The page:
A moving post by Litlove on Tales from the Reading Room... her son's concerns about running out of oil, global warming. She set up links to those who would like to respond. This post is a comment I left... and, on the occasion of my firstborn's 39th birthday, an appreciation for my two sons, who help me understand why we go on...
I phoned my oldest today to wish him happy birthday. Thirty-nine years ago on a bitter cold night, crossing Powelton Avenue to what was then, Presbyterian Hospital. Only a few blocks from our apartment… I can’t remember if we walked or drove, or what kind of car we had, but I remember crossing that street and the cold wind and how the next time I was fully aware of the weather, it was spring.
It was a long labor. His mother made a heroic effort to go Lamaze to the end. Nothing like being a coach over the course of an 18 hour labor (breath.. puff puff puff, breath puff puff puff) to change one’s whole perspective on: men, women, sex–how relatively small a role one plays as a male in the larger scheme of things.
And nothing so restores one’s place, the reassurance of being needed, as holding that newborn child in the crook of your arm for the first time.
I am father of two sons, ten years apart. I cannot imagine myself without the history of their presence, their growth–and, oh… it was not an easy passage in either case. If it had been a novel, that long, difficult labor was but foreshadowing of the next 17-18 years! And it didn’t get easier the second time.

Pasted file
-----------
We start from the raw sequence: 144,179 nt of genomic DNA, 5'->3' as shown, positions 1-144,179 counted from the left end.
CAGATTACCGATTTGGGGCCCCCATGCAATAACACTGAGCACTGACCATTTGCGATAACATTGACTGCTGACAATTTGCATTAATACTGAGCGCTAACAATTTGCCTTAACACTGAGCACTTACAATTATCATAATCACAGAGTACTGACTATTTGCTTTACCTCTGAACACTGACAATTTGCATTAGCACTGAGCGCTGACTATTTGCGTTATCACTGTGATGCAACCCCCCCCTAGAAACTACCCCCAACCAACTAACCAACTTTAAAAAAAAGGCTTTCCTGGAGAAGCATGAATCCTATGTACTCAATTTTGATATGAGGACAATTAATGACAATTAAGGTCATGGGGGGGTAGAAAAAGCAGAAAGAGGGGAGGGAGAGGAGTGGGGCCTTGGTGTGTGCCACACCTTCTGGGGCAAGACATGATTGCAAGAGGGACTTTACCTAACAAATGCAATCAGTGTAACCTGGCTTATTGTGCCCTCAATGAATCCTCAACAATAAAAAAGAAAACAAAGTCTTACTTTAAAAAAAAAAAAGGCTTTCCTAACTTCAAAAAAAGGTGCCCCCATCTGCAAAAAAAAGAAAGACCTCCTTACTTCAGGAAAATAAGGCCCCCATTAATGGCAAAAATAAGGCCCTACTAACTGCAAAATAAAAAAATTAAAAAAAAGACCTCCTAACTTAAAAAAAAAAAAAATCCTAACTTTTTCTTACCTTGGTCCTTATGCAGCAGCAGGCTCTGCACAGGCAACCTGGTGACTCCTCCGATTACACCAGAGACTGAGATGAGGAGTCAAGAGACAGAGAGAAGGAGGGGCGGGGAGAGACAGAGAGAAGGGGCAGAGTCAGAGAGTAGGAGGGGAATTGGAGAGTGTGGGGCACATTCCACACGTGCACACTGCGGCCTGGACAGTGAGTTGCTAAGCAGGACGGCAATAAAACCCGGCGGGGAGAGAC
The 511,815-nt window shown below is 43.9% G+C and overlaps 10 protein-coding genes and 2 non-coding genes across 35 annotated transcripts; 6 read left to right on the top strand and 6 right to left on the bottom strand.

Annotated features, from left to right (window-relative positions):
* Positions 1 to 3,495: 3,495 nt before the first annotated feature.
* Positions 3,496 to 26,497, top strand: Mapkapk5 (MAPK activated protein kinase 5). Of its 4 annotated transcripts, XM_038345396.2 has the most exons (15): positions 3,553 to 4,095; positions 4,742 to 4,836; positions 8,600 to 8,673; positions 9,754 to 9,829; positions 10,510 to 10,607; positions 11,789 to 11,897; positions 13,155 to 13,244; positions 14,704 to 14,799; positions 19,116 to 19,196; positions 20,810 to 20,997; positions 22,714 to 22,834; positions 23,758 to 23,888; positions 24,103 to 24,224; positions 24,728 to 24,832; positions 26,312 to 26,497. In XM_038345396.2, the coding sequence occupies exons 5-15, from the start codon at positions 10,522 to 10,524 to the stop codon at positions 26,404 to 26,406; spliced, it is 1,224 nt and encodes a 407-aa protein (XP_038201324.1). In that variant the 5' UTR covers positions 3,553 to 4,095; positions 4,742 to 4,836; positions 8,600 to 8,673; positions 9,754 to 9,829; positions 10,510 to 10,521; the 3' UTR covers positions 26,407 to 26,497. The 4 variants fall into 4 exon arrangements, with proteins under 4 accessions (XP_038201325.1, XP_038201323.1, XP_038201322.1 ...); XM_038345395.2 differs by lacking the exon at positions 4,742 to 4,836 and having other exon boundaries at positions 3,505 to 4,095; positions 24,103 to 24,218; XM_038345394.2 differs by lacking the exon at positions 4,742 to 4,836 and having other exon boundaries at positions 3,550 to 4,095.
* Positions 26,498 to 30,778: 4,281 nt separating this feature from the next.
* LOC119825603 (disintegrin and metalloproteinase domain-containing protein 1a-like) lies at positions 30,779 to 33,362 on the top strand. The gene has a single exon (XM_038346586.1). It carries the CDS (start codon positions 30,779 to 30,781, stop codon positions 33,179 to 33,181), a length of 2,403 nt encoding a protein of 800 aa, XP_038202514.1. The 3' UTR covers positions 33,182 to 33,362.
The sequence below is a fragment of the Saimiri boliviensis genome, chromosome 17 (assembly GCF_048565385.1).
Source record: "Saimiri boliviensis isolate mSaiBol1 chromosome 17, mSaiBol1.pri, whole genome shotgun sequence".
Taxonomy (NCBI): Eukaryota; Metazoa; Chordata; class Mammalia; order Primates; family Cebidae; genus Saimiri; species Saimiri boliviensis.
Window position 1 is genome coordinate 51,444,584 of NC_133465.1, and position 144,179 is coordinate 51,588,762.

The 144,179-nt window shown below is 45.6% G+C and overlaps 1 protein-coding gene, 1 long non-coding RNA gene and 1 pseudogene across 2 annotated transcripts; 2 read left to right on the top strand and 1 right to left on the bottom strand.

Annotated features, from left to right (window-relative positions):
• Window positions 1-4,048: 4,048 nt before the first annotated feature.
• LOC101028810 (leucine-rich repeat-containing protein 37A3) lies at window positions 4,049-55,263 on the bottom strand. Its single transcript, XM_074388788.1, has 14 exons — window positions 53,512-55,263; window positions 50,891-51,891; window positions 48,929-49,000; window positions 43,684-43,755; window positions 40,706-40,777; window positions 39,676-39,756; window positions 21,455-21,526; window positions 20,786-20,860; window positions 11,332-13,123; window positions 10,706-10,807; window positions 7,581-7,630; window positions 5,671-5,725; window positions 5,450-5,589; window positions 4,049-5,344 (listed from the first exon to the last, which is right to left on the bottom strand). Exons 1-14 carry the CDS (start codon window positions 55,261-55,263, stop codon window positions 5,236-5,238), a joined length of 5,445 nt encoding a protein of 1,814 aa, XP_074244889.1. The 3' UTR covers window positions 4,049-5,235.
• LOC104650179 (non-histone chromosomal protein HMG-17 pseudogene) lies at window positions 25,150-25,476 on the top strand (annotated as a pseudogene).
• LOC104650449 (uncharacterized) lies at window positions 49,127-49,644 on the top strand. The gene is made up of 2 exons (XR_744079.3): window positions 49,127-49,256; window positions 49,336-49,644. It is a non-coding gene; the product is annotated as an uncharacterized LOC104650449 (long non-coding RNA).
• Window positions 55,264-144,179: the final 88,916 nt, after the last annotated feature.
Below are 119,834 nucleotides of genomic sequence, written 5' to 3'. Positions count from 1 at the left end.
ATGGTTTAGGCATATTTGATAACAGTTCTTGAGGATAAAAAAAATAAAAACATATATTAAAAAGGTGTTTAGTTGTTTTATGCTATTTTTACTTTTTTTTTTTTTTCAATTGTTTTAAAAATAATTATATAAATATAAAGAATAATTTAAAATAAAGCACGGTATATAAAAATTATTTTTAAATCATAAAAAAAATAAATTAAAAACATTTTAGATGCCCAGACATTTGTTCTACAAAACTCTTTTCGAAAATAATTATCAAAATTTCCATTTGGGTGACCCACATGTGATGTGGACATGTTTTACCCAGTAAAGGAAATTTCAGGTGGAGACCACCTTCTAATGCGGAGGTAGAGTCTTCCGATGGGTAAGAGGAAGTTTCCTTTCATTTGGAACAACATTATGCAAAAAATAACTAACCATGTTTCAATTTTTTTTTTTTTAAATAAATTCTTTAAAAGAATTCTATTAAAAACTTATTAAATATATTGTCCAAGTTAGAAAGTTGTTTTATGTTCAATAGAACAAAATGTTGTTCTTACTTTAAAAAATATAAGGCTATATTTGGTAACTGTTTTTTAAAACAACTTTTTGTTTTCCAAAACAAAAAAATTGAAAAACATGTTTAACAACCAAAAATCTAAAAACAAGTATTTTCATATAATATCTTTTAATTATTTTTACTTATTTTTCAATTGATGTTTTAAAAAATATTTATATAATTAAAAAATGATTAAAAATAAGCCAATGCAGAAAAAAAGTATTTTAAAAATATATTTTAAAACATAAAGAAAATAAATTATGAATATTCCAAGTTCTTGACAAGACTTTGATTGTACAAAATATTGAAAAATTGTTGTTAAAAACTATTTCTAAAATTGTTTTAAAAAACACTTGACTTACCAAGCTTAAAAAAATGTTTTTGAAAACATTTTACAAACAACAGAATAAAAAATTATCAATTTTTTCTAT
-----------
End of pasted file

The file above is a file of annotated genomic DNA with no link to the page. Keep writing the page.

But the firstborn is now head chef in a Center City restaurant, and the younger, like a second heartbeat, … taking courses at Temple, majoring, like his father, in religion–because no other liberal arts major is so liberal in the range of courses it accepts as counting toward the major. For him, it’s a late start. For me–it was my impulsive change of majors every semester through my junior year. That, and time out to serve my sentence as a conscience objector during the Vietnam war.
All as prelude. In the last few decades I’ve come to profoundly doubt our place in the world… a belief that the emergence of human consciousness and enterprise has been a tragic fluke. I ask myself, if I were young, would I choose to have a child? (As though, when we are young, we do these things by choice) And I am troubled. Troubled because I can’t offer a clear affirmative answer. To bring a child into the world, who will die. For what? Did I think of that when I held my son in the crock of my arms? And yet… I would not change what I have done.
Tonight, I was tired and thought of going to Mara’s for dinner. Did not want to expend the energy on making a meal for myself. But I can’t afford to eat out. And as I began to work, mincing garlic, slicing onions, making the dressing for my salad, heating the sauce (”gravy,” as they say here in South Philly.
… something changed. I was doing for myself. I was caring for my most basic needs, and I thought of hunter-gatherers, of the gleaners of the Neolithic age… this too, is nature, I thought. Our nature. To bring forth. To recreate. To pass on what we have done. To die.
And as always–almost reflexively, when I mop up the gravy with the Italian bread, dip the last crust into the olive oil at the bottom of the salad bowel, sip the last drop of wine from my glass… I hear myself say aloud…
oh… that was good!
Somehow, that says something to me about the question your son raised. Of how we go on. And why.
I’m not sure how… but it does.